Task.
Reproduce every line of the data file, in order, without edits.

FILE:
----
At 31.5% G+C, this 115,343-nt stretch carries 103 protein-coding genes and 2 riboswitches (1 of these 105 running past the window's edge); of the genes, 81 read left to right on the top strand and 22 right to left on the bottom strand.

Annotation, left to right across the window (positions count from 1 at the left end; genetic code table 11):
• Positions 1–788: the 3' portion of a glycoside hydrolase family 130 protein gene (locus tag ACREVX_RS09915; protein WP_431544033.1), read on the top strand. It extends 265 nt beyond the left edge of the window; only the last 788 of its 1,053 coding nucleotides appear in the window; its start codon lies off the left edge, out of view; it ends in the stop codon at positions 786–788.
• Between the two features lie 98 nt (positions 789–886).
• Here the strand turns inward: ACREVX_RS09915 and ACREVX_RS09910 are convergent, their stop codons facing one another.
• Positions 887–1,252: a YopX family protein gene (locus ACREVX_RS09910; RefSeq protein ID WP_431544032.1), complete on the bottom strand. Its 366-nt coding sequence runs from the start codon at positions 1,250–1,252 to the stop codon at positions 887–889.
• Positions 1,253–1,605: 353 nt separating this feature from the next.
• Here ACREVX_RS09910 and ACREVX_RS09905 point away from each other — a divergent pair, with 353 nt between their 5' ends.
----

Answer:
At 31.5% G+C, this 115,343-nt stretch carries 103 protein-coding genes and 2 riboswitches (1 of these 105 running past the window's edge); of the genes, 81 read left to right on the top strand and 22 right to left on the bottom strand.

Annotation, left to right across the window (positions count from 1 at the left end; genetic code table 11):
• Positions 1–788: the 3' portion of a glycoside hydrolase family 130 protein gene (locus tag ACREVX_RS09915; protein WP_431544033.1), read on the top strand. It extends 265 nt beyond the left edge of the window; only the last 788 of its 1,053 coding nucleotides appear in the window; its start codon lies off the left edge, out of view; it ends in the stop codon at positions 786–788.
• Between the two features lie 98 nt (positions 789–886).
• Here the strand turns inward: ACREVX_RS09915 and ACREVX_RS09910 are convergent, their stop codons facing one another.
• Positions 887–1,252: a YopX family protein gene (locus ACREVX_RS09910; RefSeq protein ID WP_431544032.1), complete on the bottom strand. Its 366-nt coding sequence runs from the start codon at positions 1,250–1,252 to the stop codon at positions 887–889.
• Positions 1,253–1,605: 353 nt separating this feature from the next.
• Here ACREVX_RS09910 and ACREVX_RS09905 point away from each other — a divergent pair, with 353 nt between their 5' ends.